Retail Ice Storage and Dispensing
According to the Centers for Disease Control and Prevention, numerous outbreaks of illness have been traced to the use of contaminated ice. The most likely causes of ice contamination are poor handling and storage practices. These guidelines are being provided to retail ice machine operators in an effort to reduce bacterial contamination associated with the manufacturing, storage and dispensing of ice.
- Ice storage and dispensing units should be an approved type with a tightly fitted cover.
- Containers used to transport ice from storage units to dispensers should be an approved type. Ice transfer containers and scoops should be an approved type, smooth and easily cleanable.
Ice storage compartments, transfer containers and dispensing scoops and equipment should be cleaned and sanitized as follows:
Manual Sanitizing can be accomplished by:
- Dismantle dispensing spigots, hoses, storage reservoirs and other ice storage equipment/utensils for proper and effective cleaning and sanitizing.
- Wash thoroughly, using an approved detergent, in hot water at least 110°F - 120°F. Rinse the equipment parts and utensils thoroughly in hot water at least 110°F - 120°F.
- Sanitize all equipment parts and utensils. Retail ice preparation, ice storage, and dispensing shall meet the requirements for utensil washing, i.e. wash, rinse, and sanitize in a 3-compartment sink.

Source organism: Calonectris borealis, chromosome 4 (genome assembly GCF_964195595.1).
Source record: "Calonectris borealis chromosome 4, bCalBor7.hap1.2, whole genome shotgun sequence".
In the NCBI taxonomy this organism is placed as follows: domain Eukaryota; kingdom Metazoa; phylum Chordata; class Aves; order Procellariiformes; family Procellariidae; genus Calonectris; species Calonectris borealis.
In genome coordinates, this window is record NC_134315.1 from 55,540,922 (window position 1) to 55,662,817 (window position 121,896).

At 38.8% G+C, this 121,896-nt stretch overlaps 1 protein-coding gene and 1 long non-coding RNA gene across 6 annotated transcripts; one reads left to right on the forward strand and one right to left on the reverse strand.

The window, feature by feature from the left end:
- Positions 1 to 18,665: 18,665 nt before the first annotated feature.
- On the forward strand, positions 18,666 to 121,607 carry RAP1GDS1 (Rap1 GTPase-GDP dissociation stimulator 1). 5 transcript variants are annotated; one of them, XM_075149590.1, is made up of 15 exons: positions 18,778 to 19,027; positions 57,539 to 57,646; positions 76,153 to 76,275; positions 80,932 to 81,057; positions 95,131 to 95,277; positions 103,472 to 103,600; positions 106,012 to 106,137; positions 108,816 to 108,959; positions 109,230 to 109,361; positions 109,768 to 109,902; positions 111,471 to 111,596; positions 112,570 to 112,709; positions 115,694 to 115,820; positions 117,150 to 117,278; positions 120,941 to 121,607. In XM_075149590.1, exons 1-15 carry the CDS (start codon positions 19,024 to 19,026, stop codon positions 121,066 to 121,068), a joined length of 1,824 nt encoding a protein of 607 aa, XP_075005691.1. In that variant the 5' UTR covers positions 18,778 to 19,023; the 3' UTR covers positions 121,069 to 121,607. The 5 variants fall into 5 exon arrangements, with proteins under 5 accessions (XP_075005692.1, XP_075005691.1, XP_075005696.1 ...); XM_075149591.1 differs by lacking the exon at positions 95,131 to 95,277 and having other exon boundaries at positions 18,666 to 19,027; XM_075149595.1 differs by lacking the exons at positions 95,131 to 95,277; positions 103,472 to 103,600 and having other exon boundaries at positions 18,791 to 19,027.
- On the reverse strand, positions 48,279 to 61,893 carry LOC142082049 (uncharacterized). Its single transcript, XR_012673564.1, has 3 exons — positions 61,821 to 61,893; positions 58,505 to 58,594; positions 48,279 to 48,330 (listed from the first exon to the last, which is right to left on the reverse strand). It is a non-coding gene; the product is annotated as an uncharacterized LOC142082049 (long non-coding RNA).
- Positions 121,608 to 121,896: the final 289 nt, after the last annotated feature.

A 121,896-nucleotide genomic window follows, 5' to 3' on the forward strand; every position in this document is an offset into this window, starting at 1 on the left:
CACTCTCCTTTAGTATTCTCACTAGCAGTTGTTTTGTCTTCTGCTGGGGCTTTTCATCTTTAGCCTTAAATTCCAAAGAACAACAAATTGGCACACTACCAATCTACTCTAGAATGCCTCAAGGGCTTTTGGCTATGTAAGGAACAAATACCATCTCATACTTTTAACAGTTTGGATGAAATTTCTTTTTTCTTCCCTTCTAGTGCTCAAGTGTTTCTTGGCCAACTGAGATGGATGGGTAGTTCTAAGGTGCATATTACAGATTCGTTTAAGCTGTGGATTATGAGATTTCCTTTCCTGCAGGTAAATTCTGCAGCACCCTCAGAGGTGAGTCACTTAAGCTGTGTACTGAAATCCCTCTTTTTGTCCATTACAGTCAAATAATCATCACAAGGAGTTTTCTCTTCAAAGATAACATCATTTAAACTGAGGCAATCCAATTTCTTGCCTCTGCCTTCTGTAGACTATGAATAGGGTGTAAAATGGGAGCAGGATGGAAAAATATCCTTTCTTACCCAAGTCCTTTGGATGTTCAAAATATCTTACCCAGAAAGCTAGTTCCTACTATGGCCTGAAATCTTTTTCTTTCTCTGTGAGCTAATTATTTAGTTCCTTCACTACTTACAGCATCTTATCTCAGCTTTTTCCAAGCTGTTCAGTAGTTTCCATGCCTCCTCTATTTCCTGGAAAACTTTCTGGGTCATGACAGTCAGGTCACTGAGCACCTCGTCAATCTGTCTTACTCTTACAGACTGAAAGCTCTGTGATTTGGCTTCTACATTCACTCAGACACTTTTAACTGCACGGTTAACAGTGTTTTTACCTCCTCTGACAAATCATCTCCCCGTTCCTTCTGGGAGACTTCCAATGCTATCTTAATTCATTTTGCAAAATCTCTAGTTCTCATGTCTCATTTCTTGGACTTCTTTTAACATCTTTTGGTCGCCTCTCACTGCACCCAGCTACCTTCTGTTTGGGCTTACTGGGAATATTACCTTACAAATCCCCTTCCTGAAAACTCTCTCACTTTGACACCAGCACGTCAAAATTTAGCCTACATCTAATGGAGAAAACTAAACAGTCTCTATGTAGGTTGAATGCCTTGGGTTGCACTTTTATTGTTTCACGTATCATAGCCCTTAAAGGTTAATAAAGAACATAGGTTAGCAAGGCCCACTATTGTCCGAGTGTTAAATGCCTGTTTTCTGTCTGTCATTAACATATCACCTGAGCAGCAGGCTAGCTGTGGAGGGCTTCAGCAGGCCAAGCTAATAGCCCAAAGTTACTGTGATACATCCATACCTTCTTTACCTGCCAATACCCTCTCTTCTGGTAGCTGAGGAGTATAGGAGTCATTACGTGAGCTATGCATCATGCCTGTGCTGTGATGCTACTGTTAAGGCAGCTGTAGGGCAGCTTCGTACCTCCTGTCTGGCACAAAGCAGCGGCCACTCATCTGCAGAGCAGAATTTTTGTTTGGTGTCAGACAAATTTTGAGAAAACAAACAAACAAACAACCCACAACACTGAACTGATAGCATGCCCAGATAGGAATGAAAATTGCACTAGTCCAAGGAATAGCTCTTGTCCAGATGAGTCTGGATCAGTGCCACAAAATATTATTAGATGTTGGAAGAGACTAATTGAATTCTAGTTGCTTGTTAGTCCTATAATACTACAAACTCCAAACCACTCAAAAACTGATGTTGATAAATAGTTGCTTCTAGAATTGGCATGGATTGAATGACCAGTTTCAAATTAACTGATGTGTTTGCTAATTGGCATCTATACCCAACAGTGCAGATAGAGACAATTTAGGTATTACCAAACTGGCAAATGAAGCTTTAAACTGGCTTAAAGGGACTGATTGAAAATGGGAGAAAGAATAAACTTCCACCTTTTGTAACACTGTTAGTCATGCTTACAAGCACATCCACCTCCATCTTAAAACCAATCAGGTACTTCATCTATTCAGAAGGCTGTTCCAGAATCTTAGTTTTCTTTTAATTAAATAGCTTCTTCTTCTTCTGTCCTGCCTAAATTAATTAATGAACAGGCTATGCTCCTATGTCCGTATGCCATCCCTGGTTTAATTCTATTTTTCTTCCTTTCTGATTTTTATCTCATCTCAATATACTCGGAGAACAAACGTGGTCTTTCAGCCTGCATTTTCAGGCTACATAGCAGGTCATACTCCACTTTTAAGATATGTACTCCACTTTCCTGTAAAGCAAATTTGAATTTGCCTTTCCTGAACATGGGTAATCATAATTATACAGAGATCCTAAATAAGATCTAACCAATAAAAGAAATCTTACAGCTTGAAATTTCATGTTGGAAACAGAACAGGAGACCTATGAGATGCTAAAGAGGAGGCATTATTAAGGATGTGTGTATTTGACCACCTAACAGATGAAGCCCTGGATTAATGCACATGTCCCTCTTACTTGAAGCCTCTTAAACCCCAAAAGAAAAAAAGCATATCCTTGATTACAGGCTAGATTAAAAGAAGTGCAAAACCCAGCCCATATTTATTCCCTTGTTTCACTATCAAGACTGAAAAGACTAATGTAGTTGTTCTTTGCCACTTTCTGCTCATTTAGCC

- Contact with a solution of 100 ppm available chlorine solution for 30 seconds
- Contact with a solution of 25 ppm available iodine for 1 minute
- Contact with a solution of 200 ppm quaternary ammonium for 1 minute
- Immersion in water at 171°F for at least 30 seconds
- Contact with any chemical sanitizer that meets the requirements of 21 C.F.R. 178.1010
- Any other method approved by the enforcement agency
- Ice transfer containers and utensils, e.g., scoops, shall be properly stored to prevent contamination.
These guidelines have been established to aid the retail food service industry to provide a safe ice product to the public. For additional information, please contact your
Local Environmental Health office.
For information on approved ice equipment and sink requirements, please contact the
Plan Check Program